It's time to bring implementation into policy design

In difficult times such as these, public policy plays a critical role in addressing the increasingly complex and interrelated issues we face today. But we need to make the development and implementation of good public policy more collaborative if we really want to create better, more sustainable outcomes.

We’re living in challenging times. The reality of cost-of-living and housing crises are everyday conversations, and we brace for severe weather disasters as a regular occurrence. From pandemics, commissions and referendum, we’ve seen the deep-set inequalities and systemic and cultural stigma that faces our most vulnerable, our First Nations and our ageing Australians.

In a time where the need for reform is all around us, the need for good policy is more acute than ever. Public policy shapes the society we live in and is instrumental to our environmental, social and economic wellbeing. But after decades of sound-bite politics and small target government, is it time to improve how we make public policy?


Policy development in a silo

Collaboration is key to addressing the changes we must face, from creating new opportunities and ideas, to removing the barriers and opposition that often cause change to fail. Equally, collaboration also needs to be at the heart of good public policy. Yet all too often, Australian public policy occurs in a silo. A secret that can’t be discussed until it’s approved.

That’s why it was heartening to hear The Hon Bill Shorten MP call for change in the way we think about policy development at the recent AFR Government Summit: “I want to discuss how siloed thinking between policy and implementation can act as a barrier to putting the user first. Policy is important. We need big ideas. We need people to think about how to deliver a government’s agenda.

But implementation is equally important, or government simply doesn’t work. Somewhere along the way, I worry that the intellectualism of policy development has been elevated to a position of superiority over the practicality of implementation. And yet, starting with implementation means starting with the user.”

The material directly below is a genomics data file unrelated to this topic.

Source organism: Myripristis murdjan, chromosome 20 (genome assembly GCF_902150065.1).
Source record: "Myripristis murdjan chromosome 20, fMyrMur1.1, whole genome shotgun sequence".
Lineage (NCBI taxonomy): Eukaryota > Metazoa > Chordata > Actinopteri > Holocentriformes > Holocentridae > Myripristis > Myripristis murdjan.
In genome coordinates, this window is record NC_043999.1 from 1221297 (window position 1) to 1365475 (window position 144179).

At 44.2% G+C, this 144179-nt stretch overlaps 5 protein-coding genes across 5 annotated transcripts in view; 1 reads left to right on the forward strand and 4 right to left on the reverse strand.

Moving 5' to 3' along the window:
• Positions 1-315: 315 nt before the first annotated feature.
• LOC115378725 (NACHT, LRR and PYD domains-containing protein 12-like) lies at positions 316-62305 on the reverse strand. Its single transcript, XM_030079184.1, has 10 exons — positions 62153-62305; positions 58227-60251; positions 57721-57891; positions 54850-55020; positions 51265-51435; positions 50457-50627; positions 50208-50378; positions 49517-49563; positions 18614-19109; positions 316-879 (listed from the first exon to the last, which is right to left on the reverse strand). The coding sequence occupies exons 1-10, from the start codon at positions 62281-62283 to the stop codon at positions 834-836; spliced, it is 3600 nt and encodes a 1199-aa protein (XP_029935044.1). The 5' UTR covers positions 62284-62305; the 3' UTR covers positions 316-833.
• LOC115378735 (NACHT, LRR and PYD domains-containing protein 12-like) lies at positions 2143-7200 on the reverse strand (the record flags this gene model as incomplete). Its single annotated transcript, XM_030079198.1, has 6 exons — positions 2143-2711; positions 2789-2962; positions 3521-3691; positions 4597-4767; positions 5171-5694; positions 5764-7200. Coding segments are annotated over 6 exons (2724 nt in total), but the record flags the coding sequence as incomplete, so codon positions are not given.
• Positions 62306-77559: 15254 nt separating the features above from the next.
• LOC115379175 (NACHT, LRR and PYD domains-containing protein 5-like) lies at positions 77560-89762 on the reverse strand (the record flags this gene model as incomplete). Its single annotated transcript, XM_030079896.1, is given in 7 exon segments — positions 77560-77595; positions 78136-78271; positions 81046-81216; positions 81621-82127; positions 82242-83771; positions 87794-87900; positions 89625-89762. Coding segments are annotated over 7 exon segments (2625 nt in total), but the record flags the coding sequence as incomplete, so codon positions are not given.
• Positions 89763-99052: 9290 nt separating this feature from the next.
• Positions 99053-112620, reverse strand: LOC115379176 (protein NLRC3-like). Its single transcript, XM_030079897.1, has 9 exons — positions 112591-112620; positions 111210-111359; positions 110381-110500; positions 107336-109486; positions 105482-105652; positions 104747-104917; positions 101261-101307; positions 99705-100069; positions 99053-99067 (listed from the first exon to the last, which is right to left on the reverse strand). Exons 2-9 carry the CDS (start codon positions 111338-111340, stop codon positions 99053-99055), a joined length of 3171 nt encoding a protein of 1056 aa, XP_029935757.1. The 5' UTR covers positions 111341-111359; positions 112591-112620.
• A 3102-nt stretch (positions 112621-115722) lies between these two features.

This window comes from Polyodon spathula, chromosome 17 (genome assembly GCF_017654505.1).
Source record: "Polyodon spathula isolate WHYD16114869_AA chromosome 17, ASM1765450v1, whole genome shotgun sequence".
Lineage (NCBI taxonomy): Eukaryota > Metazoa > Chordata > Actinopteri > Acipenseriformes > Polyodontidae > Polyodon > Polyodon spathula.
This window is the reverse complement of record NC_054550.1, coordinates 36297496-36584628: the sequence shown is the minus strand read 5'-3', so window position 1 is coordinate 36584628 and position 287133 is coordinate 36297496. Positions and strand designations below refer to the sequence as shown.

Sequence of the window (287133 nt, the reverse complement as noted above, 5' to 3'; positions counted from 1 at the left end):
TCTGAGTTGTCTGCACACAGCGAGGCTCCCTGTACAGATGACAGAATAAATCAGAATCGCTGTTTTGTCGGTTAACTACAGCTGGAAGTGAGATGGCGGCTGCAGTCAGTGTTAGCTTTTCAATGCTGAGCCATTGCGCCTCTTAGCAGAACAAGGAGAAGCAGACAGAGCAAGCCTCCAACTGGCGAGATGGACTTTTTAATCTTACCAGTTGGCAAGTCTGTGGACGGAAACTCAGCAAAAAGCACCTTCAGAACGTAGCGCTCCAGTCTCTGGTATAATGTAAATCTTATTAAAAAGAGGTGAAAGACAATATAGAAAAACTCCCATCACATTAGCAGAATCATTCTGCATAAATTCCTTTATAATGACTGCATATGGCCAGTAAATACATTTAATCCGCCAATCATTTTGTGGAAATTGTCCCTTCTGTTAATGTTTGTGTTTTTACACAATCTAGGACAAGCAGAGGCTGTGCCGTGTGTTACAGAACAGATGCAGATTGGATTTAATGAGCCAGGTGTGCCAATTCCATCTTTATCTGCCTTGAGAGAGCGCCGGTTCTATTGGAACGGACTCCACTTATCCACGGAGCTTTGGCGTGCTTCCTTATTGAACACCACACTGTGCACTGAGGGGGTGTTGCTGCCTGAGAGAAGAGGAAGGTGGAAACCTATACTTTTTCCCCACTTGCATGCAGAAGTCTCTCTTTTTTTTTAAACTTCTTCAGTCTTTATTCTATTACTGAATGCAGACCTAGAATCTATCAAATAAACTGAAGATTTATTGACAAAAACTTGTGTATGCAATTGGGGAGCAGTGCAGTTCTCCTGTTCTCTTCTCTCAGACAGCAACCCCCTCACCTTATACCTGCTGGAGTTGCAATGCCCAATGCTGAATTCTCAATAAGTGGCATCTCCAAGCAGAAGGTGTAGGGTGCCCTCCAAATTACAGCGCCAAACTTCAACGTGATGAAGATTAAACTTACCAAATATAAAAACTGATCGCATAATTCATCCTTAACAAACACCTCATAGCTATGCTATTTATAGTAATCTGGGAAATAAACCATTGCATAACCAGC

Well informed policy

Starting with the user and designing through the line is pivotal to the approach we’ve developed, delivering many successful Government reform initiatives. Policy development, implementation design and customer experience work best when equal, connected and developed in parallel to create transformative outcomes.

Making good public policy that balances and anticipates a range of complex factors, behaviours and external influences is challenging. It needs a breadth of perspectives, insights and deep understanding of human behaviour and the connectivity of the ecosystem.

In recent years more policy makers have engaged the public or businesses throughout the development process. But a survey, or theoretical high-level workshop, is not the same as building a deep understanding of their experience and the real problem to be solved. As a result, current approaches often fail to understand how to sustainably and successfully deliver the desired policy outcomes.

This is in part, because policy makers don’t engage those at the frontline and haven’t considered how it might be best implemented. Time and time again, implementation is hand-balled over the fence to service delivery teams after the policy and legislation has been finalised. And by then it’s too late. The opportunity to shape the policy is lost.


The need for an adaptive mindset

The Australian Government’s Policy Hub has some useful advice on how to develop great policy. It states that great policy is “developed with those involved in implementation to try out multiple options, so we have a practical solution and a plan for evaluation”. It recognises that service delivery staff and customers have valuable insights into complex issues, including understanding what the problem is, what they need, and what will work that can help make for better policy. We need to start engaging these stakeholders in solving the problem and developing policy, implementation and customer experience in parallel.

Fundamentally, we need to reframe the way we think about policy development – from being a confidential process that occurs behind closed doors, to one that is transparent, open and shaped by collaboration and evidence. It takes bravery and willingness to value different perspectives, but the evidence shows that the outcomes are so much stronger, and we’ll be all the better for it.


Fiona Armstrong is Head of Strategy at Liquid and has executive-level experience leading and transforming government services. Knowing what it takes to deliver major reform, Fiona works with our clients to imagine and create better outcomes through the transformation of their organisations, experiences and services. She loves a challenge and is committed to improving social outcomes.